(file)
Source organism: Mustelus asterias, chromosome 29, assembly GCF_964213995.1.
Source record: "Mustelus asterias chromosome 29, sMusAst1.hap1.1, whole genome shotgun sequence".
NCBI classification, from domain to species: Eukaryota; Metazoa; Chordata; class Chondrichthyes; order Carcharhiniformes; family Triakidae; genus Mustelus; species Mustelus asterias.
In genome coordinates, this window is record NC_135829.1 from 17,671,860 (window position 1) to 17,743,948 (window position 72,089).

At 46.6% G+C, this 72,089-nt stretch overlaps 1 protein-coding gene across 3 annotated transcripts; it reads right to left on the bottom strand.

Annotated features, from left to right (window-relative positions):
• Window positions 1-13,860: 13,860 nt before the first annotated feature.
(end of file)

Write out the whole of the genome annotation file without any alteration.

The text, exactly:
Source organism: Mustelus asterias, chromosome 29, assembly GCF_964213995.1.
Source record: "Mustelus asterias chromosome 29, sMusAst1.hap1.1, whole genome shotgun sequence".
NCBI classification, from domain to species: Eukaryota; Metazoa; Chordata; class Chondrichthyes; order Carcharhiniformes; family Triakidae; genus Mustelus; species Mustelus asterias.
In genome coordinates, this window is record NC_135829.1 from 17,671,860 (window position 1) to 17,743,948 (window position 72,089).

At 46.6% G+C, this 72,089-nt stretch overlaps 1 protein-coding gene across 3 annotated transcripts; it reads right to left on the bottom strand.

Annotated features, from left to right (window-relative positions):
• Window positions 1-13,860: 13,860 nt before the first annotated feature.